No Parents Allowed

A year ago I was fretting that our kids would never know the true joy of outdoor play in winter. On one particularly bleak afternoon, our two oldest kids were home from elementary school in the wake of yet another blizzard and they had a serious case of cabin fever. We live in the city and don’t have easy access to the hills, streams, and ponds I enjoyed as a child. But I had to get them outside, even if briefly, before dinner. So we did what any urban family does for fun in winter: We took our plastic saucers to the church parking lot across the street and sledded down the small, crusted hill that a snowplow had piled in the corner.

To my son and daughter, it was great fun. To me, it was the most pathetic attempt at an outdoor activity in the history of childhood. I vowed that Winter 2012 would be different: They would ski, they would skate, they would romp through fields of fresh, white powder. They would feel the profound relief of coming in from the cold just when you think your toes are about to fall off. Of course, that plan was hatched before winter decided to go AWOL. But nature be damned. On New Year’s Day I packed the two of them up, left the toddler home with my husband, and drove to Mount Sunapee in New Hampshire so they could ski for the first time.

At the Learning Center, a phalanx of fit, parka-wearing ski instructors gave us forms to sign and badges to wear. And then they looked at me as if I were the woman at the bar who’d had one too many cocktails and needed to go home. I spied a small wooden gate behind them. On it a sign read: “No parents allowed beyond this point.”

I bristled. I’d imagined ushering my kids through getting their skis and tromping outside. But the instructors were manning that gate like the Gestapo, so I quickly smeared some Vaseline across my kids’ lips, zipped their coats up to their chins, and said, “Have fun!” Then I stepped back and watched them pass, like miniature astronauts, through that gate.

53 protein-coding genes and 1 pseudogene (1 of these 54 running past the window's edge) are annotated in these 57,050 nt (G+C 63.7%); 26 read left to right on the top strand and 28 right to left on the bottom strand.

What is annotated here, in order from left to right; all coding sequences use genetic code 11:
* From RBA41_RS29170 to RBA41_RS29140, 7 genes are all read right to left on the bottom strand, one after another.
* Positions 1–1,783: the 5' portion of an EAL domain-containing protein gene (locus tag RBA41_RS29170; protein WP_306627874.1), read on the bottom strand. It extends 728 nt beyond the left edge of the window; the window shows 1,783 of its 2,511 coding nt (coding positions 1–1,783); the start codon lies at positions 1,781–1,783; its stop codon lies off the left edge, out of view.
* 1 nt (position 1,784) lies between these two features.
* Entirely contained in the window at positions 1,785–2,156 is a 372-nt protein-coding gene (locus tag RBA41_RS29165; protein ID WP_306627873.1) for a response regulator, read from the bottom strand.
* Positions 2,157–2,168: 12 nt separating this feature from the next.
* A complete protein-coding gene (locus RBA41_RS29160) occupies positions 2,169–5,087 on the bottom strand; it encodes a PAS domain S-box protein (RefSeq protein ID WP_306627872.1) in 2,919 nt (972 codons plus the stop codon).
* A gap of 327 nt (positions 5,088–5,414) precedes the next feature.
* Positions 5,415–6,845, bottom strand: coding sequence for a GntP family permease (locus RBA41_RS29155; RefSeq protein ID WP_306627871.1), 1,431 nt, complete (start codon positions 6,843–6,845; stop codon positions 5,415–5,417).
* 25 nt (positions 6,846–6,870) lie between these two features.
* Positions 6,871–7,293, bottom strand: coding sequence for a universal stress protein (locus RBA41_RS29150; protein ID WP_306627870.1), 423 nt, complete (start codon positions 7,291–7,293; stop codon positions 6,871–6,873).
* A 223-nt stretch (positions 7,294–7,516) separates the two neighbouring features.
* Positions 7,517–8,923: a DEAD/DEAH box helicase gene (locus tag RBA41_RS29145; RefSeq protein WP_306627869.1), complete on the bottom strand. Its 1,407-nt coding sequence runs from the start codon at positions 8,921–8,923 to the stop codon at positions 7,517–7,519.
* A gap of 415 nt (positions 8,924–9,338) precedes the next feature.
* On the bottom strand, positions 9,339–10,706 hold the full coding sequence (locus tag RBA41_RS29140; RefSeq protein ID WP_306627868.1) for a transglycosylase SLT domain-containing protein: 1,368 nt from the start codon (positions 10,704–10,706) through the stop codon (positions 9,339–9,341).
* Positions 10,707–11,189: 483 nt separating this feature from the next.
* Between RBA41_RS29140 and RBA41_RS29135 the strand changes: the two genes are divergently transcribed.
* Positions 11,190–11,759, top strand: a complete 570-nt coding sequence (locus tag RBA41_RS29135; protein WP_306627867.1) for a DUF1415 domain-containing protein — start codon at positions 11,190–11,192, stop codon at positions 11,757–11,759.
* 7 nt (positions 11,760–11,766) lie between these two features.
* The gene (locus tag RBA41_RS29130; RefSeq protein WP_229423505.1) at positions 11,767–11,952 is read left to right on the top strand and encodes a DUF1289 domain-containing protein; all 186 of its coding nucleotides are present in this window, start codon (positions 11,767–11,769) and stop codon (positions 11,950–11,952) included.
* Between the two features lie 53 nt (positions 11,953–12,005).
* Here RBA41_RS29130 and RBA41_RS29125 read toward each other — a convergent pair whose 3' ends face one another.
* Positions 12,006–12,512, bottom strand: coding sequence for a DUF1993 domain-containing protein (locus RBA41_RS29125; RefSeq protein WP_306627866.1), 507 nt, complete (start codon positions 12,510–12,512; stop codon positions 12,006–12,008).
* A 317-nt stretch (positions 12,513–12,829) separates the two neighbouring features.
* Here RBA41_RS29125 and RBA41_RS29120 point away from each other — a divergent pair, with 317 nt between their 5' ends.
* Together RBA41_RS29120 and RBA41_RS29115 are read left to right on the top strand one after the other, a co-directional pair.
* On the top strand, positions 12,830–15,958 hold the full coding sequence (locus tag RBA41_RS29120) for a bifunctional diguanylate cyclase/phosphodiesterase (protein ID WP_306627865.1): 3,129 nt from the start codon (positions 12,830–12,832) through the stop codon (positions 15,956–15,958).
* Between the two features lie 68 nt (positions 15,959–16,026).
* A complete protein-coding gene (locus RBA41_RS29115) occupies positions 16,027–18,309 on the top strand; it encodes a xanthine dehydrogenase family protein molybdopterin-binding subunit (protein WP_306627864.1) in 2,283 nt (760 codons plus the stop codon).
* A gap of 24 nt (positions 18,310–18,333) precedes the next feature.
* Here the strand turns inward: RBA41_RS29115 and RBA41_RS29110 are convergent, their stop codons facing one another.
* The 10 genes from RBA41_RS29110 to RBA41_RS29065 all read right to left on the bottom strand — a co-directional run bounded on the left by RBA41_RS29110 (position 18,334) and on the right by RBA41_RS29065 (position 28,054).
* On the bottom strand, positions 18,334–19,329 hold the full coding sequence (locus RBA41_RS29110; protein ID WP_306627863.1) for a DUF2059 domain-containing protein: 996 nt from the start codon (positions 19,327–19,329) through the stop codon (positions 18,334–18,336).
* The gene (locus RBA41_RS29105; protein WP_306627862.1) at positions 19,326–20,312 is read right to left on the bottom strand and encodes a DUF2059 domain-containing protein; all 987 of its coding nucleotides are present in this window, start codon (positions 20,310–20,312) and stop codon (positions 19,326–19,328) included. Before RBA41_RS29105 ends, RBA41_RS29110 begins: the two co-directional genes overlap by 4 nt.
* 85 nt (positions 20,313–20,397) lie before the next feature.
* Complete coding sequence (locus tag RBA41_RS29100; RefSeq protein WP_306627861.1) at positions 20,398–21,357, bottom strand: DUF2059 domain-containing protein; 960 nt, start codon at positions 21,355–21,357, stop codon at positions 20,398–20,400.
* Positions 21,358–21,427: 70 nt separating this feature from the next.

Alone at the lodge I found a table with a view of their hill, and as a gaggle of kids started to trickle up it, I tried to find mine. When I realized they were too far away to decipher, I gave up and opened my laptop. Occasionally I’d look up from my work and try to pinpoint my daughter’s puffy pink coat or my son’s aqua jacket, but all I could see was a steady stream of small, dark figures, like upside-down Y’s coming down the hill. Viewed from a distance, they looked both impossibly small and incredibly able.

The gate suddenly made sense. It was the ski resort’s way of saying the kids are all right. It was also a concrete example of the limits now being set by the people who care for, coach, and teach our kids—limits for the parents, not the kids. From the school counselors who say more and more parents aren’t letting their kids go on overnight school trips to the university officials who orchestrate “goodbye” ceremonies to help parents separate from their college-age kids, institutions are now forced to close ranks around children so the parents will leave them alone.

I thought of something a friend had told me when I was writing the feature story on overparenting for the December issue. Her grandmother once said, “I didn’t raise my kids — they ran around and grew up.” Those words rang in my head as I watched the kids stream downhill, then head back up for more. There weren’t just skiing for the first time; they were traversing a new landscape within themselves.

“No parents allowed” made all the sense in the world.

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